Long story short, Angel and I ended up going to one of those timeshare presentations where in exchange for sitting through a sales pitch you are offered a series of "thank you gifts". We also had to pretend to be a couple, which added a very amusing dimension to the experience (only couples with both members present could qualify for the bonus stuff). Lemme tell you, those timeshare people have mastered the art of not taking no for an answer, but we were strong in our refusal to spend thousands of dollars to get the deal of our lives. After saying no to about eighteen different people and their managers, we were finally out of there. Our compensation? Ferry tickets to Isla Mujeres, a golf cart rental on the island, a bottle of tequila, and a major discount on a tour of Chichén Itzá the next day.
The ocean at Isla Mujeres was unbelievable. I was fascinated by the distinct color lines in the water. What causes that? A sudden depth change?
Speaking of water, check out this cool outdoor chandelier we spotted at a bar. It is made of lightbulbs filled with water and was suspended from a big palm tree. Totally up my alley, especially because so much of the art I'm making these days is inspired by chandeliers.
A quiet, contemplative moment on the ferry heading back to Cancun. I distinctly remember this moment. I was starting to feel like myself again after many months in a tough emotional state. Something about sun and sand and saltwater cures everything, not to mention adventures with your best friend.
On our second day we took a bus tour to Chichén Itzá, and along the way stopped at a Mayan village to have lunch and swim in a cenote. The Yucatán peninsula is made of karst limestone and is full of sinkholes, caves, and underground lakes and rivers. Swimming in this cenote was just what my body and soul needed. I was one of the first people in the water and had the luxury of swimming around in peace. Being in the fresh water under that beam of sunlight was transformative.
Here we are dying of heat at Chichén Itzá. Back in college I took a class called Mesoamerican Art History and never imagined that I'd actually get to visit the ruins in person one day. We had a fabulous tour guide who was half Maya, and the information he gave us really enriched the experience. We learned about the absolute genius astronomical and mathematical understanding the Maya had, how they developed the concept of zero, had complex hieroglyphics, made paper, recorded information, had a calendar, understood everything about the celestial bodies and seasons. So sad that most of that knowledge has been lost over time...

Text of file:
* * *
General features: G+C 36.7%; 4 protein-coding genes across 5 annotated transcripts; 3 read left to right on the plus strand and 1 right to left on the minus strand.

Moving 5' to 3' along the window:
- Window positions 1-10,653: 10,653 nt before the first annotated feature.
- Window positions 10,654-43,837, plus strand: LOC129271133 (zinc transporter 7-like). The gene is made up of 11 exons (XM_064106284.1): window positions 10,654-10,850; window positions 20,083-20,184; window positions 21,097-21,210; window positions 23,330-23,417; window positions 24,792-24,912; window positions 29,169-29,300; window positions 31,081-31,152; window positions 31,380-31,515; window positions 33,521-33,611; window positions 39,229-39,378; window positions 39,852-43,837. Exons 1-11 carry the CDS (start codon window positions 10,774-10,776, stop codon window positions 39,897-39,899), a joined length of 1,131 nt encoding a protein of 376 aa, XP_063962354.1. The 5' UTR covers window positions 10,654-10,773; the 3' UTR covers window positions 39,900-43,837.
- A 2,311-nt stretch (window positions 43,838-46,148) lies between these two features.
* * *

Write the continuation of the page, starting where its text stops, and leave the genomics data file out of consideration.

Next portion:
This wall of carved stone skulls was pretty impressive. Blood and ritual death were major themes in a lot of the temple imagery. I was also intrigued by the Maya's skull deformation practices.
After Chichén Itzá we visited a colonial town called Valladolid. This church in the center plaza was built by the Spanish using many stones from Maya ruins. You can even spot some hieroglyphics on some of the pieces. What a complex, complicated history this region has...
I'm always a sucker for old tiles...these were in the center of Valladolid. Love the colors and pattern, and my running shoes blended right in.
After visiting the ruins, we finally went out salsa dancing in Playa del Carmen. It was a most memorable night. I danced my heart out on the floor, and even went up on stage for a no-fear YOLO solo with the Cuban band. This is who I am. This is who I want to be, always. Alive, spontaneous, and fun. A free, adventurous spirit. So good to be back to my roots.
I love these cute little birds and the rich colors of the algae and water. Sadly it was a short trip to Mexico, but so refreshing and totally worth it. I am dying to go back. I left a piece of my heart in Playa del Carmen for sure.